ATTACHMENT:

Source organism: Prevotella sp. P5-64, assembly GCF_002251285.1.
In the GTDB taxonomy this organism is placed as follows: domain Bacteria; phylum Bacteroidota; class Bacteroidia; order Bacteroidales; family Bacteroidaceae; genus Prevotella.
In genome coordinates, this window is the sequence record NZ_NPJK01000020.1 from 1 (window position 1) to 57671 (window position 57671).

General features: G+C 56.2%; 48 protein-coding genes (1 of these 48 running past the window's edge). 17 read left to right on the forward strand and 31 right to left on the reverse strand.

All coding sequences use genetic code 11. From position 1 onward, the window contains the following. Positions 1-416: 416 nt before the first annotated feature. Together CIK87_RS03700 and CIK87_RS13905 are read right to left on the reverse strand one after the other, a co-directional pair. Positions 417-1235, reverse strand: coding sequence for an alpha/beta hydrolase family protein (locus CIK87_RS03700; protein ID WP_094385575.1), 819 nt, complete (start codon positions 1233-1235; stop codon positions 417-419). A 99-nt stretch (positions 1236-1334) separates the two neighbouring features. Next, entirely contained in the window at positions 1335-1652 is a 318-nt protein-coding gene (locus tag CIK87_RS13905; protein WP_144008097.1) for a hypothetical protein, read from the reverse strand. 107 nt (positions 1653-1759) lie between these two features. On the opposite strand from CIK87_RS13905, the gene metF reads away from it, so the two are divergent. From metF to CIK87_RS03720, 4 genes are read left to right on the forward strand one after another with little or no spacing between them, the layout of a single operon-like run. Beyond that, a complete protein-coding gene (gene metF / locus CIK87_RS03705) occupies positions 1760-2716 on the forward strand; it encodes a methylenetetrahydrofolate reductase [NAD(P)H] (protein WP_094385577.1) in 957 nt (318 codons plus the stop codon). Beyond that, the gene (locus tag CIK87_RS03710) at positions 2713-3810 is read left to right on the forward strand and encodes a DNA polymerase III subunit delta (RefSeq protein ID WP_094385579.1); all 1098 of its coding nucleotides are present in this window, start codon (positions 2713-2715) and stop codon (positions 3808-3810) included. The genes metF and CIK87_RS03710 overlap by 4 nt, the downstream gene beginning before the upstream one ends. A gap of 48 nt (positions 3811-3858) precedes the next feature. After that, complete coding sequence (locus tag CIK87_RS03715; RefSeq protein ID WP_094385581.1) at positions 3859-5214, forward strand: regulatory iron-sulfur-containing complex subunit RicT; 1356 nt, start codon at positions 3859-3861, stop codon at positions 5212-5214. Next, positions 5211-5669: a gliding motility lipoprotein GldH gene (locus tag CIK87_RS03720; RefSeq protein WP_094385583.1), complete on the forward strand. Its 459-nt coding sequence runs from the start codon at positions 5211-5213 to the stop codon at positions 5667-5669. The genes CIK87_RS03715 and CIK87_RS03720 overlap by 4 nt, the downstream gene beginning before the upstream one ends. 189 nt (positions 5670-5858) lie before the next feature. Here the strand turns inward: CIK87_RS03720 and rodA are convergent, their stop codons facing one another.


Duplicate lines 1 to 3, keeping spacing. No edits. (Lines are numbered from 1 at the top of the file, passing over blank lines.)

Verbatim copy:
Source organism: Prevotella sp. P5-64, assembly GCF_002251285.1.
In the GTDB taxonomy this organism is placed as follows: domain Bacteria; phylum Bacteroidota; class Bacteroidia; order Bacteroidales; family Bacteroidaceae; genus Prevotella.
In genome coordinates, this window is the sequence record NZ_NPJK01000020.1 from 1 (window position 1) to 57671 (window position 57671).